The software I use for my family trees has a useful find facility, so I thought seeing what had happened on today’s date might be interesting. It’s a good day for doing things that pass the time as there’s about a foot of snow outside – and it’s officially the third day of spring! I hope the weather was better on:

23 March 1806
Sarah Grist was baptised at Sprotborough, near Doncaster, South Yorkshire. In 1826 she married Thomas Oxley at Rotherham, although he came from Barnsley. In the 1841 census they can be found at Wortley Street, Barnsley, with 7 young children including Margaret, who went on to marry Joseph Green and became my great great grandmother. I don’t know much about Sarah Grist except that her parents were Henry and Ann Grist, and the 1841 census shows Henry age 65, an agricultural labourer living at Goldthorp and not born in Yorkshire. So that’s something to find out at some stage: where did Henry come from?

23 March 1860
Peter Orr, grandson of my gggg grandfather and the son of Mary Strachan, my first cousin 4 times removed, married Agnes Clark at Hurlford. Peter and Agnes went on to have 11 children, and Peter spent his whole life working as a coal miner in Hurlford. He was already a coal miner at the age of 13, when the 1851 census was taken, and he died a coal miner in 1899 at the age of 64. Having just finished sorting out my Haggerty ancestors, I’m wondering if Peter’s father James Orr was related to Jean Orr who married Joseph Haggerty. In close communities such as coal miners, and with people having large families, it must have been difficult to find someone you weren’t somehow related to.

23 March 1876
Catherine (Kate) Fraser, my half great great aunt, was born at Govan Brose, Causeway End, Aberdeen, to my great great grandfather Alexander Fraser and his second wife Margaret Booth. Catherine’s parents took over Mosside, the Fraser family croft near Hatton, when Catherine was about one year old. She worked as a domestic servant on farms until she married in 1895 at the age of 18 to Andrew Gibb Johnston, a farm servant. They moved to Aberdeen between 1901 and 1911 where Andrew worked as a carter for the railway. They had 6 children, and Catherine died in 1946 at the age of 70, in Aberdeen.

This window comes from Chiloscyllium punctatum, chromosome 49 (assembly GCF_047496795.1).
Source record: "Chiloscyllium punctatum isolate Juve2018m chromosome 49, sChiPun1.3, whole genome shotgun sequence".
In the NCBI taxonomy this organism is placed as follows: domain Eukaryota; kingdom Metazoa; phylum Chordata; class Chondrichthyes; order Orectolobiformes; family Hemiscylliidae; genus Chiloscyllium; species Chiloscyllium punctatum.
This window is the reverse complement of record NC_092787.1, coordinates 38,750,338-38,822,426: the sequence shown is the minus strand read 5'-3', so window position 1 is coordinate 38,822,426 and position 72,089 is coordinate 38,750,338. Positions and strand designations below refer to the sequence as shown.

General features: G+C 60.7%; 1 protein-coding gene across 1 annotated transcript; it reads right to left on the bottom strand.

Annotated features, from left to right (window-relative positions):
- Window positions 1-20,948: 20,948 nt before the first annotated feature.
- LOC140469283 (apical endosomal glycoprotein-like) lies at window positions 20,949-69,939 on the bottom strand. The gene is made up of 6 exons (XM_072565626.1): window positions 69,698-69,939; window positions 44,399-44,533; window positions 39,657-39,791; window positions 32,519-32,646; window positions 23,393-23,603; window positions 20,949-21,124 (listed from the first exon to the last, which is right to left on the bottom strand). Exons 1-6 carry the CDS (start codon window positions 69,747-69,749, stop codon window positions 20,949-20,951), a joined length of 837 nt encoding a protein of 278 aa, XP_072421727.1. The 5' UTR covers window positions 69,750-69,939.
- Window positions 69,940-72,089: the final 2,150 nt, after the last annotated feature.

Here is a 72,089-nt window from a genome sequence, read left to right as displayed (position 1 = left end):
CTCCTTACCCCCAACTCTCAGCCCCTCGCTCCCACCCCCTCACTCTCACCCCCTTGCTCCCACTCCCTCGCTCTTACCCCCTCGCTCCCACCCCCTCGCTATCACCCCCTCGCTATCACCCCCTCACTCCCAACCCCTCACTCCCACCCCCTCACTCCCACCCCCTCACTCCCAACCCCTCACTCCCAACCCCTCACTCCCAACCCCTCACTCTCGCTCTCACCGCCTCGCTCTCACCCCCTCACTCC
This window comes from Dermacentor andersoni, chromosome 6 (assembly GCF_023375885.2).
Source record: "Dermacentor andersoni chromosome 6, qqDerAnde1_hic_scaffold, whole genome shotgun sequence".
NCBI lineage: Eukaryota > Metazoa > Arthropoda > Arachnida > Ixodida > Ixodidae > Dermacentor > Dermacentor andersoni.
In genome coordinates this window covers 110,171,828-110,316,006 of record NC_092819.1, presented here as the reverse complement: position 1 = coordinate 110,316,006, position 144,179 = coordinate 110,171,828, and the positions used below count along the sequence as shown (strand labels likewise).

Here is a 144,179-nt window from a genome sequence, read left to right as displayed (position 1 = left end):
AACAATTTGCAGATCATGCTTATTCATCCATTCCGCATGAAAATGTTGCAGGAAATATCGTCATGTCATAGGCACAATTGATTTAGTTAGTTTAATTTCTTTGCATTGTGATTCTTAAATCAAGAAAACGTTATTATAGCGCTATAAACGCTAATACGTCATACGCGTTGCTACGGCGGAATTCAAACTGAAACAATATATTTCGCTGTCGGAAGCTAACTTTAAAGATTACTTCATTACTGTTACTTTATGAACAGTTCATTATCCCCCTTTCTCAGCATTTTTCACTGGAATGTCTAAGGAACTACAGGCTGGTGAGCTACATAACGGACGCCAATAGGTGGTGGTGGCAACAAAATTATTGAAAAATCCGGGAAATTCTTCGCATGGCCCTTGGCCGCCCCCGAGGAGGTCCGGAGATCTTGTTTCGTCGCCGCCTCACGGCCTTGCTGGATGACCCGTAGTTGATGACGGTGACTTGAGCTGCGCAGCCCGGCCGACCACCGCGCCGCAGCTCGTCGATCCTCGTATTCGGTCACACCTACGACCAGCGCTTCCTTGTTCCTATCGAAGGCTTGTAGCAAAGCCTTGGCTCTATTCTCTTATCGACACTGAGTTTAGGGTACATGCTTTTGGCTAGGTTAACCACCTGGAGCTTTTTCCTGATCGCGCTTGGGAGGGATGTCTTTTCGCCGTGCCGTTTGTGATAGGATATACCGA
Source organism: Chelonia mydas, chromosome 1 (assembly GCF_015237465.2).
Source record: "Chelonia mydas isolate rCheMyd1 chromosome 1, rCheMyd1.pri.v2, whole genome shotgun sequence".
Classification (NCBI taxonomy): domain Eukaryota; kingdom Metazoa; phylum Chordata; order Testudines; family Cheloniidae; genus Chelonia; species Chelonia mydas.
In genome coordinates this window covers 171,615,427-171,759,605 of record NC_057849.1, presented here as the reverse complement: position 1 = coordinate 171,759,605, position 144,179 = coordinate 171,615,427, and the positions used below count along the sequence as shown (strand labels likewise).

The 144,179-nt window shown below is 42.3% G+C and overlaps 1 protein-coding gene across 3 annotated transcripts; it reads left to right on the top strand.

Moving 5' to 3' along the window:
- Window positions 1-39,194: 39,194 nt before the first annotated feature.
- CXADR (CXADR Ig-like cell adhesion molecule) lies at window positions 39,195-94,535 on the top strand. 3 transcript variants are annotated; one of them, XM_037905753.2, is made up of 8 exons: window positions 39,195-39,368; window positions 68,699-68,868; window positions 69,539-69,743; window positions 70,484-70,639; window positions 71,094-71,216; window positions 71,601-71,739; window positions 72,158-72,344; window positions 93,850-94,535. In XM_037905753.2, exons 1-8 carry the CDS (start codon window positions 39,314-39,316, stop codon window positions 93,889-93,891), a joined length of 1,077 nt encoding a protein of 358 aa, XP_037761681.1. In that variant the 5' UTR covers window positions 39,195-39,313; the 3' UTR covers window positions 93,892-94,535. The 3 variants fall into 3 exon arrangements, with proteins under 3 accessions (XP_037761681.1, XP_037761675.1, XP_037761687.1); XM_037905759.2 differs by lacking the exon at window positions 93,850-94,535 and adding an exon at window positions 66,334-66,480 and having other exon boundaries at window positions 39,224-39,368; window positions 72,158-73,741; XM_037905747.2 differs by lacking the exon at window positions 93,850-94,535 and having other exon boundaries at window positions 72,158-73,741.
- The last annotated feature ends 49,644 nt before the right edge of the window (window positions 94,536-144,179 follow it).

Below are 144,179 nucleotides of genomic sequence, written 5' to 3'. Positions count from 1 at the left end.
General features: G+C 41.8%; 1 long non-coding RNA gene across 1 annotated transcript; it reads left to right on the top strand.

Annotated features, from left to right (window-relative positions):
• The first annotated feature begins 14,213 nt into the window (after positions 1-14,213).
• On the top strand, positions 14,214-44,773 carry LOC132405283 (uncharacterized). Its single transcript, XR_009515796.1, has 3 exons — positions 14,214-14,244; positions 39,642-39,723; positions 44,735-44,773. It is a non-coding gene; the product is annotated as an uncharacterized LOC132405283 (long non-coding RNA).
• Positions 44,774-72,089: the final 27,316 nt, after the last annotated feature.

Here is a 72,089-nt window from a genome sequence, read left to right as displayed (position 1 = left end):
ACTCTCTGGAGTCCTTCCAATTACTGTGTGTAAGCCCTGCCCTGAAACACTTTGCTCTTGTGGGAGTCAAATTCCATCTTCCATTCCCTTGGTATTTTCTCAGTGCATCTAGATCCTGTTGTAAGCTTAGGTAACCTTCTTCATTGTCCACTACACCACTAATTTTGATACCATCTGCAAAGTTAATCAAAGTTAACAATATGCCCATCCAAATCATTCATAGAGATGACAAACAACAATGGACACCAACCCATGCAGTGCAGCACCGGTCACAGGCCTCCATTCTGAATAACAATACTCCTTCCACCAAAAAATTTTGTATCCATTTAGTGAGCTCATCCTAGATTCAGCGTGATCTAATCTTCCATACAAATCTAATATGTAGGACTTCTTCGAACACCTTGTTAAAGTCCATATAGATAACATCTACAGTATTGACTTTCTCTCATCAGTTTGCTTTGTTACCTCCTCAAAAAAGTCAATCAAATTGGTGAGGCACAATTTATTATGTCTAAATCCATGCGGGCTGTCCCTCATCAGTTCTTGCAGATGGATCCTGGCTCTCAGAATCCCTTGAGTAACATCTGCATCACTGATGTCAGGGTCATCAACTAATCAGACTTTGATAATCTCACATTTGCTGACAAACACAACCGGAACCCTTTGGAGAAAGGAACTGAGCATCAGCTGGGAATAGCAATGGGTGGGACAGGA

The “beautiful jail” at Hurlford

Going through snippets of information I’ve gathered over the years by rummaging around on the internet, I came across a description of Hurlford, Ayrshire published in 1875. My coal mining Strachan ancestors were living in Hurlford by 1870 so the extract gave me a feel for what the place was like.

Re-reading it, however, I was struck by the writer saying Hurlford was “possessed of two handsome churches, a commodious academy, and a beautiful jail, which I trust the inhabitants patronize as little as possible”. No doubt the jail was less beautiful on the inside than on the outside. However, I do know that at least one person on my family tree experienced at least one night in the cells at Hurlford Jail.

A Strachan-related young woman married in the late 1800s. On looking for her in the census I found her in Hurlford, with a baby but no husband. Searching for the husband I quickly found him – he was spending the night in Hurlford jail. They went on to have more children and seem to have lived a normal life, so I don’t think the husband did anything horrendous – possibly a bit of drunk and disorderly behaviour. But it’s enjoyable imaging the reception when he got back to his young wife: “Of all the nights to get yourself locked up, you have to go and pick census night. There it will be forever, in black and white, for the whole world to see. Whatever will our genealogist descendants think!”

That is not, of course, what she’d have said, but it’s fun letting your imagination run riot at times, and genealogy provides lots of opportunities for doing so.

(The rest of the description of Hurlford in 1875 is reproduced under the articles tab)